Impact of habitat destruction on water vole displacement for the purpose of development
The water vole (Arvicola amphibius) is one of Britain’s most endangered wild mammals. It is protected under wildlife conservation legislation in the UK and listed as a species of importance for the conservation of biodiversity in England, Scotland and Wales. Therefore water voles are an important consideration when planning applications are determined.
WildCRU has a long history of conducting research on water voles, investigating amongst other topics the causes of their decline and localised extinctions and specifically the impact of invasive American mink (Neovison vison) on their decline, reintroduction ecology, and health and welfare factors associated with reintroductions. This combined research has increased our understanding of water vole ecology and highlighted the means by which we can protect small, often fragmented populations. However, water voles are a single component of our biodiversity that must be considered alongside a myriad of factors when maintaining resources as part of, for example, the flood defence system, or when undertaking development work.
Guidelines outlined in the Water Vole Conservation Handbook (3rd ed.) currently suggest that habitat destruction over short linear distances along waterways where there is suitable water vole habitat in the wider environment is a suitable methodology which allows works to proceed. Throughout England and Wales, activities including ‘displacement’ of water voles by removing riparian vegetation to encourage them to move, has routinely been undertaken without the need of a license, relying on the ‘incidental result’ defence of potentially disturbing water voles when undertaking an otherwise lawful activity. This technique has been extensively used when undertaking maintenance work on ditches and waterways, and by Ecological Consultants working on development projects. To date there has been no rigorous study of the impact that such habitat destruction has on water voles. It is assumed that they will disperse out of the unsuitable habitat into adjacent habitat, but it is also possible that they adopt more fossorial habits or suffer increased predation from lack of cover.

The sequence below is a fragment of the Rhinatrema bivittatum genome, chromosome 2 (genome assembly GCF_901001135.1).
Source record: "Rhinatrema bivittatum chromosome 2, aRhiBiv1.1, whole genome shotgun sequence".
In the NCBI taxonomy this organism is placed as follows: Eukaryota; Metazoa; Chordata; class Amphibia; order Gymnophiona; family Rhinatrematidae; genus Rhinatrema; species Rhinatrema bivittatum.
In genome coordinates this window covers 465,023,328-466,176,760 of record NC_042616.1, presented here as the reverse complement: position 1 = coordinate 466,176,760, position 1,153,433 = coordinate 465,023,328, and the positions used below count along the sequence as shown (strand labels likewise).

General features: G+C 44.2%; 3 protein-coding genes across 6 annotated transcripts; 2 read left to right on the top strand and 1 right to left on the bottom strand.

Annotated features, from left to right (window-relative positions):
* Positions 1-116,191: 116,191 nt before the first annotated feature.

A recent review on the interpretation of legislation pertaining to water voles by the relevant Statutory Nature Conservation Organisations (SNCOs), has included clarification of as to what constitutes an offence of the law, and what defences might apply. It is now considered that such activities are not covered by the ‘incidental result’ defence and therefore do, in fact, require a license. Depending upon the scope of the work operations in England may be carried out either under a Class License by a registered person, or under a site-specific licence. Works in Wales may only be conducted under a site-specific license.
A new Water Vole Mitigation Handbook (2016) has been recently published to promote best practise amongst ecological consultant undertaking water vole work, stipulating that further research is needed to test the effectiveness of the displacement method in relocating water voles. This project aims to fulfil that requirement by live-trapping and radio-collaring water voles in five distinct sites to establish their territories, before then undertaking vegetation removal over specific lengths of linear habitat, to investigate whether water vole do respond to such habitat manipulation and move. We will investigate the timescales involved with any such movement; the ‘optimal’ amount of vegetation removal and to what degree increased exposure might affect survival rates. This information will subsequently feed back into future mitigation guidelines for water voles.
Current guidelines can be found here: http://www.mammal.org.uk/sites/default/files/files/Water%20Vole%20Mitigation%20Guidance%20Final.pdf
Other WildCRU water vole projects:
Health and welfare in reintroductions; lessons from small mammals
The Upper Thames Water Vole Restoration Project